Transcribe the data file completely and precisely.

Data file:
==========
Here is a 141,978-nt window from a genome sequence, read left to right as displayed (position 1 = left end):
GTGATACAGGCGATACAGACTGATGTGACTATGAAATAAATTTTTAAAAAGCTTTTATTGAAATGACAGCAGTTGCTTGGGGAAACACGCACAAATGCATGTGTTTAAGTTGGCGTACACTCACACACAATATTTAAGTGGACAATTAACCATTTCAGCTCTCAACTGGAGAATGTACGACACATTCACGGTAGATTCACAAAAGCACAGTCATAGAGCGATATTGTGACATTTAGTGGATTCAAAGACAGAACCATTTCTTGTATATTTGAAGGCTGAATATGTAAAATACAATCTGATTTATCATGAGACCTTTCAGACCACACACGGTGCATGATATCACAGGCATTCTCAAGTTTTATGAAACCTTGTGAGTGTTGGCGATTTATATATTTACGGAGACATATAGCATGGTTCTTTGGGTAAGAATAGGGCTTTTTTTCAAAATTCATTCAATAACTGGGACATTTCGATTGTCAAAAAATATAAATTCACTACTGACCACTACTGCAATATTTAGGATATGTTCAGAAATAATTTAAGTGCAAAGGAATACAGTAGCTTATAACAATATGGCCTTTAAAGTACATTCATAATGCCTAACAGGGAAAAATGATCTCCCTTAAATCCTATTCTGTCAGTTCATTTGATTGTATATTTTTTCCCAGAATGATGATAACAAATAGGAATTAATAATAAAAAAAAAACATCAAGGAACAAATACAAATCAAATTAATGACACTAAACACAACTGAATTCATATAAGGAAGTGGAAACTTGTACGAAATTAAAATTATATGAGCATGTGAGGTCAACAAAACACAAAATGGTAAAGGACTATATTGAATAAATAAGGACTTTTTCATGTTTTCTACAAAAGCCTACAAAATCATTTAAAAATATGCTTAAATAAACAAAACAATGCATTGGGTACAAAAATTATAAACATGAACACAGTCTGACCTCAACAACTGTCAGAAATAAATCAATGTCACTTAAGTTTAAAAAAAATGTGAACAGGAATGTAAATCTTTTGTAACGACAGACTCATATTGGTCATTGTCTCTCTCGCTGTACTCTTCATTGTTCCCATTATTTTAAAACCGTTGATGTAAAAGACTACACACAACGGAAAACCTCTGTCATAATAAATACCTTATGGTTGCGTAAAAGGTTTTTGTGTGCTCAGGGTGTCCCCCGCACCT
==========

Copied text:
Here is a 141,978-nt window from a genome sequence, read left to right as displayed (position 1 = left end):
GTGATACAGGCGATACAGACTGATGTGACTATGAAATAAATTTTTAAAAAGCTTTTATTGAAATGACAGCAGTTGCTTGGGGAAACACGCACAAATGCATGTGTTTAAGTTGGCGTACACTCACACACAATATTTAAGTGGACAATTAACCATTTCAGCTCTCAACTGGAGAATGTACGACACATTCACGGTAGATTCACAAAAGCACAGTCATAGAGCGATATTGTGACATTTAGTGGATTCAAAGACAGAACCATTTCTTGTATATTTGAAGGCTGAATATGTAAAATACAATCTGATTTATCATGAGACCTTTCAGACCACACACGGTGCATGATATCACAGGCATTCTCAAGTTTTATGAAACCTTGTGAGTGTTGGCGATTTATATATTTACGGAGACATATAGCATGGTTCTTTGGGTAAGAATAGGGCTTTTTTTCAAAATTCATTCAATAACTGGGACATTTCGATTGTCAAAAAATATAAATTCACTACTGACCACTACTGCAATATTTAGGATATGTTCAGAAATAATTTAAGTGCAAAGGAATACAGTAGCTTATAACAATATGGCCTTTAAAGTACATTCATAATGCCTAACAGGGAAAAATGATCTCCCTTAAATCCTATTCTGTCAGTTCATTTGATTGTATATTTTTTCCCAGAATGATGATAACAAATAGGAATTAATAATAAAAAAAAAACATCAAGGAACAAATACAAATCAAATTAATGACACTAAACACAACTGAATTCATATAAGGAAGTGGAAACTTGTACGAAATTAAAATTATATGAGCATGTGAGGTCAACAAAACACAAAATGGTAAAGGACTATATTGAATAAATAAGGACTTTTTCATGTTTTCTACAAAAGCCTACAAAATCATTTAAAAATATGCTTAAATAAACAAAACAATGCATTGGGTACAAAAATTATAAACATGAACACAGTCTGACCTCAACAACTGTCAGAAATAAATCAATGTCACTTAAGTTTAAAAAAAATGTGAACAGGAATGTAAATCTTTTGTAACGACAGACTCATATTGGTCATTGTCTCTCTCGCTGTACTCTTCATTGTTCCCATTATTTTAAAACCGTTGATGTAAAAGACTACACACAACGGAAAACCTCTGTCATAATAAATACCTTATGGTTGCGTAAAAGGTTTTTGTGTGCTCAGGGTGTCCCCCGCACCT